The answers to these questions will help guide your lesson planning. Engagement, as with management, can take on various forms. It might include individual projects or learning opportunities, cooperative learning, a novel experience, or experiential learning, to name a few. Some teachers begin lessons with exposing students to a new idea, experiment, video – something that causes the eyes to widen and questions to come pouring into the brains and out of their mouths. Others allow students to independently showcase their learning in individual ways. Still others allow create structures in their classrooms that allow students to productively engage with the other learners in the class to make the new learning more meaningful. All of these ideas are ways to increase engagement in classrooms.

But, for a bigger picture of motivation (and engagement first begins with a motivation to do something), I would refer you to Daniel Pink’s Drive. It is an amazing book on what motivates people and can be directly tied into a classroom. I’ve embedded a short video that outlines the book graphically for you (and wouldn’t this be an engaging project for your visual/artistic learners to do?).

As with all learning, make it meaningful, make it student owned and centered. That will start you on the path toward engagement.

Together in Harmony

Imagine a well organized and engaged classroom. A place where students feel safe, comfortable, and are willing to take chances. A place that they are excited to be in and hate leaving. It’s not a utopian vision, it can, to a large extent, happen. But it only happens with lots of planning, forethought, instruction, and monitoring. It will also not usually happen for 100% of your students, no matter how you try and tweak and alter and change. As with everything, you will also find higher levels of management and engagement during certain activities or lessons. Your job is to analyze the causal factors of both to help determine how to better replicate the highs and eliminate many of the lows.

It’s a big task and it isn’t easy. But it sure is rewarding…

Coming Soon…In the next week or so, I will write several blog posts specifically on engagement. Topics will include: How do you set it up? What are some good structures? How do you manage a student independent classroom? If there are specific questions you would like for me to address, please leave a comment on this post.

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Social Studies Stations

I had the opportunity to team teach a lesson in a 6th grade Social Studies class today.  The teacher and I decided to use stations for the structure.  The material was not new (ancient Egypt) so we didn’t have to worry about presenting new information.  We wanted to give the students the opportunity to “play” with the content and review what they knew.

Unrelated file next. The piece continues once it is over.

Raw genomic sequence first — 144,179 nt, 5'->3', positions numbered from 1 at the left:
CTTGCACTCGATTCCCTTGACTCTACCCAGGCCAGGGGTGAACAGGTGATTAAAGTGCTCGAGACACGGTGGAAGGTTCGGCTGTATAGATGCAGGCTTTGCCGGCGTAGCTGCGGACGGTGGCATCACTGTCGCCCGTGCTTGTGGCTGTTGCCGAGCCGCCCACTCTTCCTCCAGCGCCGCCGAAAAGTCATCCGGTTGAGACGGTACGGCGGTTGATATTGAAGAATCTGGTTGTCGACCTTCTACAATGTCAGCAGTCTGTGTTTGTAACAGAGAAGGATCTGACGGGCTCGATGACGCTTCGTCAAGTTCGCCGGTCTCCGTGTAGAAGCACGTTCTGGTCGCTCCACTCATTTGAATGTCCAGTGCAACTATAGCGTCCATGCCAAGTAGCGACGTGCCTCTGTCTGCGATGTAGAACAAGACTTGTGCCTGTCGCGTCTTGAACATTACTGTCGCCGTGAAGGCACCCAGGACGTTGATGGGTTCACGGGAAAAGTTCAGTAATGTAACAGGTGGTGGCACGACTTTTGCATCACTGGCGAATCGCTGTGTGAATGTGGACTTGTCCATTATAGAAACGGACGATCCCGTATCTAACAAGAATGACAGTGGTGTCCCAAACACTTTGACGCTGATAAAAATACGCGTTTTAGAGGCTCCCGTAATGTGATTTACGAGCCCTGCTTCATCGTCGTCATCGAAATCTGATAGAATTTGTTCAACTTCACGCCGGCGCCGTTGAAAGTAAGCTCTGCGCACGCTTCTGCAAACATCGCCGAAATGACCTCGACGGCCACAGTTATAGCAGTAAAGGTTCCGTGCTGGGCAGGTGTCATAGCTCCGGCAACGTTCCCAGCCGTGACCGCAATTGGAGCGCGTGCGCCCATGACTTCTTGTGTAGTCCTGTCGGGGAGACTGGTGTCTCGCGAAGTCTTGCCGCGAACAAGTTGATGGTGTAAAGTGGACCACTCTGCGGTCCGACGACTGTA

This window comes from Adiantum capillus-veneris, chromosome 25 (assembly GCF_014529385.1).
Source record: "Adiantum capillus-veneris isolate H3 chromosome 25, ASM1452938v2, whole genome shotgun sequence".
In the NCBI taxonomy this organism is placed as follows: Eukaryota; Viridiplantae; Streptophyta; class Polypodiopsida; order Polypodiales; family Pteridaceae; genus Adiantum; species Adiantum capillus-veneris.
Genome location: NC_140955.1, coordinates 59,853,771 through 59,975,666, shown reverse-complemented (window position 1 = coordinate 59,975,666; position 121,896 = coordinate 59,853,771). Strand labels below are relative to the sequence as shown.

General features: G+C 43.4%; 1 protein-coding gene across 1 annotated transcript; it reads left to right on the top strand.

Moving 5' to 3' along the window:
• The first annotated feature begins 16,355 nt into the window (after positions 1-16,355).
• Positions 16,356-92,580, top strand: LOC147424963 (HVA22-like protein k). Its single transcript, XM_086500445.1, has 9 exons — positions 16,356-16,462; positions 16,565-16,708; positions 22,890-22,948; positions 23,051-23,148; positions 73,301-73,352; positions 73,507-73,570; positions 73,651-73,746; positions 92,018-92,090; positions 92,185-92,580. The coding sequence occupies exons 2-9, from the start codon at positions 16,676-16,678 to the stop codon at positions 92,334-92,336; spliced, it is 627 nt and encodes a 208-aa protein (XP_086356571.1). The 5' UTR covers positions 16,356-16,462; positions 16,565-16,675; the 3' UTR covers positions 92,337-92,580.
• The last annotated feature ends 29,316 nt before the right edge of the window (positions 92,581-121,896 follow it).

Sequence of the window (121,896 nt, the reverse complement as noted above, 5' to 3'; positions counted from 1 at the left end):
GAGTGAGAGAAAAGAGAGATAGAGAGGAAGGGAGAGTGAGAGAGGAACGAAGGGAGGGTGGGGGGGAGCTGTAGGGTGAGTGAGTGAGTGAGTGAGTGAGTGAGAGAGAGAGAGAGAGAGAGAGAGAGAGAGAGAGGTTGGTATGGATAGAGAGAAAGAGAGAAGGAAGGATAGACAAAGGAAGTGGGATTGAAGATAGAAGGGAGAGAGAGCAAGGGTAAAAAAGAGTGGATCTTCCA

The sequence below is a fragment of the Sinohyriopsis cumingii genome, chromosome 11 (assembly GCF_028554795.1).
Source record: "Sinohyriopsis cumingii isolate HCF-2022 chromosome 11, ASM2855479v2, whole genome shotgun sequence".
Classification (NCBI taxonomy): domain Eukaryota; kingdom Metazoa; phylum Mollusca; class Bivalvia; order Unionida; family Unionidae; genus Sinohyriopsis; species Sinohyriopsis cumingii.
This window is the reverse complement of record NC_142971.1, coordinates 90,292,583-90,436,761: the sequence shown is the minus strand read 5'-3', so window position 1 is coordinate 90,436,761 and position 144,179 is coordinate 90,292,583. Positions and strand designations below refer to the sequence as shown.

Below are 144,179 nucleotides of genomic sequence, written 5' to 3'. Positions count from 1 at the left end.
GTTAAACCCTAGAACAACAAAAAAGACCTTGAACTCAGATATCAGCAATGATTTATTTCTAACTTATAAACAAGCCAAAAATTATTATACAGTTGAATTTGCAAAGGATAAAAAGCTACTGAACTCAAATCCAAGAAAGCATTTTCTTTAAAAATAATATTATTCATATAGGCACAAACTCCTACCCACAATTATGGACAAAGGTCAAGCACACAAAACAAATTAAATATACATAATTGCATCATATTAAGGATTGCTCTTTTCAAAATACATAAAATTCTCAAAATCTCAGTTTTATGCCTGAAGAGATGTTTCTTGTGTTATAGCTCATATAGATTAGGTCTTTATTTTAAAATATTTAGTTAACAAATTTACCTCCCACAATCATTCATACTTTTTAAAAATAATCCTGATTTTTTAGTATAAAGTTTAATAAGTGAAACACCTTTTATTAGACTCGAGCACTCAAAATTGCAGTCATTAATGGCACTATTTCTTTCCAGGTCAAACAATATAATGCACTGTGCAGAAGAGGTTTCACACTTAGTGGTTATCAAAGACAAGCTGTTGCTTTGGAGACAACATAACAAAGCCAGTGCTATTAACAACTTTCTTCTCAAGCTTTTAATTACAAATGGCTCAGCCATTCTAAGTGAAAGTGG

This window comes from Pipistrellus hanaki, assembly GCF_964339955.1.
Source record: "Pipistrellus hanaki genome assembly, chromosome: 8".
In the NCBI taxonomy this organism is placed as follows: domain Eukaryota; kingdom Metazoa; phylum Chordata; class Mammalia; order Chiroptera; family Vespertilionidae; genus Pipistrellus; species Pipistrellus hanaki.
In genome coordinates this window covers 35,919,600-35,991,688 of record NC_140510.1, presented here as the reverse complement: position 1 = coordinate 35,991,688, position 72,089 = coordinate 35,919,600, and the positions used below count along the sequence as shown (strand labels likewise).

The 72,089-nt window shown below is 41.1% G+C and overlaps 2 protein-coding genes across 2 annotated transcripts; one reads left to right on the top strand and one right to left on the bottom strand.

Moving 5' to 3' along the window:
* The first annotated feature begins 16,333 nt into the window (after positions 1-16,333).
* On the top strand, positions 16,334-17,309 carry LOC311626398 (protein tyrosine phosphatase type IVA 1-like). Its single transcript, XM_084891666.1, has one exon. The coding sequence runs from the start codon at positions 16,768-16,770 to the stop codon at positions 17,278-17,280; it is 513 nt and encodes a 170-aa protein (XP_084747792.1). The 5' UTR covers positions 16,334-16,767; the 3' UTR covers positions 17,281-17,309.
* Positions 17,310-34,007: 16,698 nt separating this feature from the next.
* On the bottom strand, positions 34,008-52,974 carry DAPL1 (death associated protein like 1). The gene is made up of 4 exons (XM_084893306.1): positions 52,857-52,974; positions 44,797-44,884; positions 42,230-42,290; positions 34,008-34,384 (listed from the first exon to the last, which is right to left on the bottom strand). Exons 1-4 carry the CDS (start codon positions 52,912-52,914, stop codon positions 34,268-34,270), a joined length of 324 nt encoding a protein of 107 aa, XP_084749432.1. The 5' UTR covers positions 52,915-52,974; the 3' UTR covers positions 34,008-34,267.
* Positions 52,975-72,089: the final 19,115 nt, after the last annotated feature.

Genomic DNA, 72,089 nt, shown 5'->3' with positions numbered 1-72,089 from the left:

We developed three different station activities with four actual stations.  One of the activities was longer and needed a little more time to complete.

The activities were a 9 square game, decoding hieroglyphs, and creating a foldable using Egyptian cartoons.  Each group would have about 11 minutes to complete a station based on the amount of time in the class.

9 square answer key and student copy

9 square answer key and student copy

Student attempt at answering 9 square puzzle.

Student attempt at answering 9 square puzzle.

 

 

 

 

 

 

 

 

 

Decoding Hieroglyphs

Decoding Hieroglyphs

Creating foldable for Egyptian cartoons.

Creating foldable for Egyptian cartoons.

 

 

 

 

 

 

 

 

 

 

 

 

 

 

 

 

 

 

 

When the students came into the classroom, I had four steps written on the board.  The teacher wanted them to copy down the lesson objective and I wanted them to get out a blank sheet of paper.  I learned a couple of new brain based strategies at the NMSA conference this past week.  One of them that struck me was that we can hold about 10 things in our short term memory at a time.  The speaker (Dr. Kagan) suggested that instead of a warm-up we have students write down everything that is going on in their brain when they first come into class (all the things that are bothering them, what they just learned, what they need to do after school, what they need to remember, ect).  Sort of clear out the short term memory.  I explained to the students why we were doing this and how I would not want the paper.  I gave them one minute to write, but had to extend it as they kept making their list for over two minutes.  I was amazed about how serious they took this activity.  When they finished, I began explaining the stations and they seemed more focused.  I will definitely use this activity again.  I am thinking about having my students do this every day before class.